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Reef Rescuer

Corralling Coral Disease

Biologist studies corals at the cellular level to help save diseased reefs

Since 2014, an infection has been killing coral reefs off the coast of Florida. More recently, that disease was reported in other areas of the Caribbean. Biology Professor Laura Mydlarz is working to uncover cellular mechanisms that may help corals overcome infections and other environmental stressors.

coral reef illustration

In a paper published in July, she and her UTA collaborators studied corals’ mitochondrial unfolded protein response to determine how it may help corals survive in stressful environments.

“Corals are the base of the ecosystem,” Dr. Mydlarz says. “Without live coral, the reef doesn’t have the structure it needs to support life that relies on it. Understanding the existence of this gene means that there is now the potential to identify if corals are experiencing stress before they appear dead or bleached.”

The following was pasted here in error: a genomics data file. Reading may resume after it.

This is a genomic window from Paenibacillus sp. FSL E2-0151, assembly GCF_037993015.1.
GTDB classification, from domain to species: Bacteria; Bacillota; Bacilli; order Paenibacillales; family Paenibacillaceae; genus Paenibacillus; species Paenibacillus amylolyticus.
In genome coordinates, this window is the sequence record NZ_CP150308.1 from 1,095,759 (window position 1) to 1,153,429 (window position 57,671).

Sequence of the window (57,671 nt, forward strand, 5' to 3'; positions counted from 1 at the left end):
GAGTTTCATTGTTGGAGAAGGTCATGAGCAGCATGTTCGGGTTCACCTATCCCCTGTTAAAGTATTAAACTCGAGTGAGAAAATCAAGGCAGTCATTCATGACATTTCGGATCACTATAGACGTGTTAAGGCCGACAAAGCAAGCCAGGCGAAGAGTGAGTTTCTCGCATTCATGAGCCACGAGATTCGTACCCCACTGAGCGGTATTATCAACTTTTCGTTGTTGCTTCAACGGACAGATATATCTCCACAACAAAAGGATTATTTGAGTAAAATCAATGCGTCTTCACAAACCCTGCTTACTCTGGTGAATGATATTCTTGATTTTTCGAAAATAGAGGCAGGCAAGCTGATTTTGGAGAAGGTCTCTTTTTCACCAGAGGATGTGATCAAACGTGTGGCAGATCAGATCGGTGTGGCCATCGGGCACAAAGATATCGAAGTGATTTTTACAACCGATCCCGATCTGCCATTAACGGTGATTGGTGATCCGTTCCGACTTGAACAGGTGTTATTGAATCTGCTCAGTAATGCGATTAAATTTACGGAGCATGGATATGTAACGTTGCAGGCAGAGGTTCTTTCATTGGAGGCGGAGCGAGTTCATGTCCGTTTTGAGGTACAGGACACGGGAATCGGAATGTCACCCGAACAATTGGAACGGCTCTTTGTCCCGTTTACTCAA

Dr Laura Mydlarz
“Without live coral, the reef doesn’t have the structure it needs to support life that relies on it.”
Laura Mydlarz

In another study published late last year, Mydlarz sought to better understand why some coral species succumb to disease while others adapt, build immunity, and survive. She thinks cellular-level differences in immunity may contribute to these responses.

For this research, she studied the coral animal while her collaborators looked at other aspects of the problem (such as the pathogen itself or how water flow affects the disease). The study was funded by a $200,000 grant from the National Science Foundation’s Division of Ocean Sciences.

“My lab will assess immunity and disease resistance in coral based on a unique combination of immune phenotypes, including expressed genes and protein activity,” Mydlarz says. “This approach will allow us to build pathways and turn groups of genes into immune traits.”

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